Ken Burns: People are making lots of money off ‘the big lie’ of US election fraud

Max Zahn with Andy Serwer
·3-min read

Documentary filmmaker Ken Burns, known for expansive movies on quintessential American subjects like "Jazz" and "Baseball," said in a new interview that former President Donald Trump and his allies have damaged the country by promoting the "big lie" of widespread election fraud — and worse yet, they've made money off of it. 

Burns said the media environment allows people to make significant amounts of money off of false public comments, and he contrasted such misinformation with his accurate and complex stories about major events and themes of American history.

"There are a lot of people out there making lots of money on [lies], and it's being exploited — and the big lie is part of the combination of that," says Burns, whose new three-part film "Hemingway" premieres on April 5.

"If you look at the big lie, the ex-president's team raised something like $250 million between the election and the inauguration to just support something that is just factually not true," he adds. 

'You can't say we're in a post-fact place'  

He cited the defense made by former Trump attorney Sidney Powell in a court filing last week that "no reasonable person" could believe her false statements about the supposed role of Dominion Voting Systems in election fraud. Dominion is suing Powell, ex-Trump lawyer and former New York City Mayor Rudy Giuliani, and Fox News for defamation over assertions that the voting machine company rigged the election for President Joe Biden.

"You can't say we're in a post-fact place. It is in the financial interests of a lot of people to promote that," Burns says. "You can't do it. You have to continue to tell the truth."

Just last week, Trump defended the rioters who attacked the Capitol on Jan. 6, saying they comprised "zero threat" and that law enforcement was "persecuting" them. The remarks align with false claims about voter fraud repeated by Trump over the months since he lost the November election, including a public address late last month at the Conservative Political Action Conference in Orlando where he said the vote was "rigged."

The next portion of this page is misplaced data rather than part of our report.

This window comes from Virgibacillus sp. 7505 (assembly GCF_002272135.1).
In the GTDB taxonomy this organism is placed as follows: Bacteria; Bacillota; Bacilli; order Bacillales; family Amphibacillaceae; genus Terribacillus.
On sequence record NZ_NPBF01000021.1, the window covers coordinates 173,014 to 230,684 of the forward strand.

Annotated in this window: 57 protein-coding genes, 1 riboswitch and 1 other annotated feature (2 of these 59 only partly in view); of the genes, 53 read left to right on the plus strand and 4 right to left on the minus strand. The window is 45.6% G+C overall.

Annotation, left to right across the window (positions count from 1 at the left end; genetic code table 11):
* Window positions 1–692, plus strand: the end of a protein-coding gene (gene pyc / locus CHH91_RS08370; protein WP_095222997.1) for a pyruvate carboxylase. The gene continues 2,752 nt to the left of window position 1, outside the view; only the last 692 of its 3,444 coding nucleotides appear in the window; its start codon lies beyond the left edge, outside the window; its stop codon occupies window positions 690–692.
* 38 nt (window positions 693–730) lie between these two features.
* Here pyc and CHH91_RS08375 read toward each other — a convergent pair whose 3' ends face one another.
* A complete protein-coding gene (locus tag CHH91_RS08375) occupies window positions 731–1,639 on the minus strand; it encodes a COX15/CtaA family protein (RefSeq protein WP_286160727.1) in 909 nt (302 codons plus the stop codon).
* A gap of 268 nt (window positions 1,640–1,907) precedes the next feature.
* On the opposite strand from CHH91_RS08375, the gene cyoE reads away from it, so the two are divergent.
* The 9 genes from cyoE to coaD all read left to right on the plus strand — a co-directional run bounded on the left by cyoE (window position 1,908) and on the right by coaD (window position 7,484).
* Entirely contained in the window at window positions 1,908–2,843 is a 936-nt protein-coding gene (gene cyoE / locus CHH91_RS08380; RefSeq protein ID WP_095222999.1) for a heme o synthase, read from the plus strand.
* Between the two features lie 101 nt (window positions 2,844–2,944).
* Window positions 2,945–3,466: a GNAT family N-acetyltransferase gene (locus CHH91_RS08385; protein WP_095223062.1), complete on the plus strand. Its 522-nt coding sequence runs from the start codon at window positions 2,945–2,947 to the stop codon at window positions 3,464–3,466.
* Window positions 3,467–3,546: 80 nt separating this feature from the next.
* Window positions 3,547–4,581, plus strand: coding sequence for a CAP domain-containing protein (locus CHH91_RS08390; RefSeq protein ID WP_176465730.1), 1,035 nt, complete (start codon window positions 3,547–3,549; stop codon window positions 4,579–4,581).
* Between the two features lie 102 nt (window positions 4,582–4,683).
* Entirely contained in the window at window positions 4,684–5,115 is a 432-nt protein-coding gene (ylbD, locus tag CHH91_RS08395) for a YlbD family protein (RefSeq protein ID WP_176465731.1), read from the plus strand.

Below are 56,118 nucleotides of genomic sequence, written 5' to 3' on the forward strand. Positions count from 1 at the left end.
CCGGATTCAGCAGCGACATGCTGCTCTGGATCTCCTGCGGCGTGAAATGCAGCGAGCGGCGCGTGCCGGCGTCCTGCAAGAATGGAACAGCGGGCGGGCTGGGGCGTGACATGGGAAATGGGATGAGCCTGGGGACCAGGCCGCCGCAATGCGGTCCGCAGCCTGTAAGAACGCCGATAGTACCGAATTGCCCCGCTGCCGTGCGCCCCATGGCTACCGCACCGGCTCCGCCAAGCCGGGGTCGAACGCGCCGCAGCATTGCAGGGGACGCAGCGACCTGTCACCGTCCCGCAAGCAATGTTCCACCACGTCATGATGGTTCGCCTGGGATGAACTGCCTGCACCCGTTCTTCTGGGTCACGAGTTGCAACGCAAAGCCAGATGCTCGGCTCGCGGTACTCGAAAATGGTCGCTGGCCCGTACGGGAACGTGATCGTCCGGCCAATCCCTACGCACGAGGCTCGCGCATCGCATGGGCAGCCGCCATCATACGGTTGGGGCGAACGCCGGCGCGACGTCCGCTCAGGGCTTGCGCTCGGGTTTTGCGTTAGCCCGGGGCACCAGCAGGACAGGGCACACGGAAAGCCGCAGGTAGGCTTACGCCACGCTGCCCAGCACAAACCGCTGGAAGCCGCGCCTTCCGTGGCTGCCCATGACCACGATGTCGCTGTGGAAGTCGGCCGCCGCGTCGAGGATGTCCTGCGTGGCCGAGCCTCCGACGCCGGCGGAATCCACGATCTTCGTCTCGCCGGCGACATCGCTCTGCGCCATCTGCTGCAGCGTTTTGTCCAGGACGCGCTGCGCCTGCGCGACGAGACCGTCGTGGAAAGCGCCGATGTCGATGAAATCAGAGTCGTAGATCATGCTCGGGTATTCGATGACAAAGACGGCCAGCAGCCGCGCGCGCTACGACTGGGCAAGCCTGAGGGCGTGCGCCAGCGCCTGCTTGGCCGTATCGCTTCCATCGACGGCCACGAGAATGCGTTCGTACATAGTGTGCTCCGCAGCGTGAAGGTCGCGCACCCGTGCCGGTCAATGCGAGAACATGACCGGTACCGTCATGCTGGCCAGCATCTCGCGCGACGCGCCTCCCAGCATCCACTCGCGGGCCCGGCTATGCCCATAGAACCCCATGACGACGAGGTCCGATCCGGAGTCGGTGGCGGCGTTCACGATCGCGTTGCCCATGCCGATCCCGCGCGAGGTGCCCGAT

Trump and the Republican Party raised about $255 million over an eight-plus week period following the Nov. 3 election, a New York Times report found. Moreover, the individuals charged in the Capitol riot upped their political donations by 75% over the five-week period following the election, compared with the five-week period preceding it, NBC News reported.

Filmmaker Ken Burns speaks to Yahoo Finance Editor-in-Chief Andy Serwer on
Filmmaker Ken Burns speaks to Yahoo Finance Editor-in-Chief Andy Serwer on "Influencers with Andy Serwer."

A U.S. intelligence report released earlier this month said the false election fraud claims spread by Trump will "almost certainly" fuel further acts of domestic terrorism this year.

Burns spoke to Yahoo Finance Editor-in-Chief Andy Serwer in an episode of “Influencers with Andy Serwer,” a weekly interview series with leaders in business, politics, and entertainment.

A two-time Oscar nominee, Burns has made made films for four decades on a range of topics that span "The Vietnam War" and "The Civil War" to "Country Music" and "Brooklyn Bridge." In addition to the upcoming film "Hemingway," Burns will release later this year "Muhammad Ali," a four-part documentary on the legendary boxer and social activist.

For years, he has lived and worked in the small town of Walpole, New Hampshire.

Speaking to Yahoo Finance, Burns said he makes his films for a wide audience and intentionally leaves out his political preferences.

"I am in the business of trying to tell stories," he says. "I hope they're good. And I speak to everyone. I do not put my politics on display in my films."

"I've got yard signs when the elections are coming," he adds. "People in my little town know how I feel."

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